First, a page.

A Reflection on The Gospel of Mathew 11: 16-19
(Internet Image from Joe)
In the Gospel today, you can sense a bit of our Lord’s humanity in His frustration with the people of Israel, and by extension, us. He tells us that He has called the world to Himself in various ways. He calls us through beauty, the children playing the flute; but so many will not dance. He reminds us of our own mortality, the children playing the dirge, but many will not mourn nor repent. Everything that Jesus does declares His divinity, but not everyone acknowledges it. Jesus is very direct when he replies to St John the Baptist to verify, through very public miracles, that He is the Christ, God,
“Go and tell John what you hear and see: the blind regain their sight, the lame walk, lepers are cleansed, the deaf hear, the dead are raised, and the poor have the good news proclaimed to them. And blessed is the one who takes no offense at me.” (Matthew 11:4–6 NABRE)
Despite all the miracles and signs, many refuse to listen and instead, accuse and seek to find fault with Jesus and St John the Baptist who announced Him. Even now, so many walk away from the countless miracles of love. From the Gospel today, our Lord laments,
For John came neither eating nor drinking, and they said, ‘He is possessed by a demon.’ The Son of Man came eating and drinking and they said, ‘Look, he is a glutton and a drunkard, a friend of tax collectors and sinners.’ But wisdom is vindicated by her works.” (Matthew 11:18–19 NABRE)
God, crazy in love with us, reaches out repeatedly with an offer of reconciliation, redemption, and salvation. He sends prophet after prophet, grants us inordinate wisdom and understanding through the gift of Sacred Scripture, and finally comes to us as God incarnate to share in our humanity and to tell us directly the way to salvation from the certain death that looms before us. Yet we question, equivocate, doubt, mock, and in sinning turn our backs to God and His grace-filled offer of love, mercy, and healing. Think of it, as Jesus is dying at our hands, because of our sin, likely naked, exposed to a mocking crowd, his flesh torn and bloody, his hands and feet nailed to a cross, through all of His pain, He considers us first. On the cross, He cries out to God the Father on our behalf to forgive us (Luke 23:34). This is pure love! Yet, with all of this, so many still refuse to listen and most importantly, change. They will neither dance nor repent.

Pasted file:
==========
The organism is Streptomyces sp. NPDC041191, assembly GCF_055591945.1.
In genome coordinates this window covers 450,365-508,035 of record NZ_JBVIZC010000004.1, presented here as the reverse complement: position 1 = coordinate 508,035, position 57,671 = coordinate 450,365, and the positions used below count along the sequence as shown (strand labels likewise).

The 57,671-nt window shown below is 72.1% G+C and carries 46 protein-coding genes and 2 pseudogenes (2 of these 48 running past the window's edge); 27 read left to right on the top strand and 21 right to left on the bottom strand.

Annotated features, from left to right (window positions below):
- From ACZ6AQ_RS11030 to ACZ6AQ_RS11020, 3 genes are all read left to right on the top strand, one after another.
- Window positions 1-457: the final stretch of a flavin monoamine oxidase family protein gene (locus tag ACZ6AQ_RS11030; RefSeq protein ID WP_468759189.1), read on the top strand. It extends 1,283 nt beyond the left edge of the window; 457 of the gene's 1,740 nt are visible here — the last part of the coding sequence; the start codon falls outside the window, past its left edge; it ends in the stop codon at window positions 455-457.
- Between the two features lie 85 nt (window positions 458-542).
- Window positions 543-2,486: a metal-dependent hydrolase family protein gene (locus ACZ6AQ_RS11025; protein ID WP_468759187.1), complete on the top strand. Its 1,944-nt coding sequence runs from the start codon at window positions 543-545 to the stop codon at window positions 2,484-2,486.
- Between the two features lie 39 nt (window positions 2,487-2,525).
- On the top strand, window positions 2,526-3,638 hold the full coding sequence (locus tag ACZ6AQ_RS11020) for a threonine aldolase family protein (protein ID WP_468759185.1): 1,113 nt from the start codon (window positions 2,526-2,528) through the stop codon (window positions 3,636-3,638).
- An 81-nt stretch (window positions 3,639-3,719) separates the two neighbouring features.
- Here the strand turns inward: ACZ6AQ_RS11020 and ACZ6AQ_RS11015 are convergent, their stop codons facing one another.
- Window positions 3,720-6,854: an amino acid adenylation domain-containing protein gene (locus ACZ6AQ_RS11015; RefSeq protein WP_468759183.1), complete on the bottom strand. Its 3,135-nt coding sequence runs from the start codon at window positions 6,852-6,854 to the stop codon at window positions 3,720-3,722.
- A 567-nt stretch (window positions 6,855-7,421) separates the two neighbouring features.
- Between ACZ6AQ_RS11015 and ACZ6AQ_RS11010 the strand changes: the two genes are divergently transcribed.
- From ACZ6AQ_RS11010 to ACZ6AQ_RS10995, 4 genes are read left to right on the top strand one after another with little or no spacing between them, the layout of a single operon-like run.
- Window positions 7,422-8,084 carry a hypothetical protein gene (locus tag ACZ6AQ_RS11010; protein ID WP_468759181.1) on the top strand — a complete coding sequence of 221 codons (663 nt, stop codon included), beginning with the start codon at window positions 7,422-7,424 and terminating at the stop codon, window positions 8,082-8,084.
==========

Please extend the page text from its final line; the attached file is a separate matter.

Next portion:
In the Gospel, Jesus has just been informed that even St John the Baptist, through his disciples, is asking Him, “Are you the one who is to come, or should we look for another?” (Matthew 11:3 NABRE) It is very likely that even St John the Baptist anticipated that the Lord would come other than as He has. Earlier, St John the Baptist tells the crowds that are coming to him that,
… the one who is coming after me is mightier than I. I am not worthy to carry his sandals. He will baptize you with the holy Spirit and fire. His winnowing fan is in his hand. He will clear his threshing floor and gather his wheat into his barn, but the chaff he will burn with unquenchable fire.” (Matthew 3:11–12 NABRE)
Yet, the Lord, even with St John’s doubting, holds St John up as a model. He says,
Amen, I say to you, among those born of women there has been none greater than John the Baptist; yet the least in the kingdom of heaven is greater than he, (Matthew 11:11 NABRE)
Why? In everything St John did, though he may question and seek answers, his faith never waivers. This is wisdom. It is a surety that the God of love and mercy, so willing to forgive and forget our sin, will never abandon all who will turn to Him and accept the grace and salvation He offers. St John does not walk away but trusts in God’s divine providence. God’s will, not our will, be done.
It is ingrained in our fallen nature to doubt. Yet, what part of doubt is not satisfied when we open our eyes to see the miracles that surround us. Will you open your eyes? Today Jesus is asking, how much does it take for you to understand, and in understanding, to change? Jesus says to the crowds following Him,
To what shall I compare this generation? It is like children who sit in marketplaces and call to one another, ‘We played the flute for you, but you did not dance, we sang a dirge but you did not mourn.’ (Matthew 11:16–17 NABRE)
In this Advent season take the opportunity to see the many blessings and miracles that the Lord has done, and is doing, in our lives. He is playing the flute for us, calling us to dance! Will you dance? Yes, there is pain and suffering as well. Yet, this too is a call for conversion, an opportunity to declare with our lives that, like St John the Baptist, our faith transcends our doubts. He is singing a dirge that we might mourn and, in this, repent, turn our hearts back to our Lord. But will we mourn? Jesus tells us to look at His action in our lives and in this, “wisdom is vindicated by her works.” (Matthew 11:19 NABRE).
Wisdom is having faith in the overwhelming and crazy love of God, who never stops trying to get our attention so that we might come to salvation. Today, let your prayer affirm your faith and put away your doubts, for our Savior has come and will come again! Listen for the flute and dance! Hear the dirge and repent! Maranatha! Come Lord Jesus and do not delay.
Joe. “Sky View: Flute Players, Dancers and Christians.” Sky View, 18 Sept. 2013, catholic-skyview-tremblay.blogspot.com/2013/09/flute-players-dancers-and-christians.html. Accessed 6 Dec. 2022.
New American Bible. Revised Edition (NABRE). Washington, DC: The United States Conference of Catholic Bishops, 2011. Print.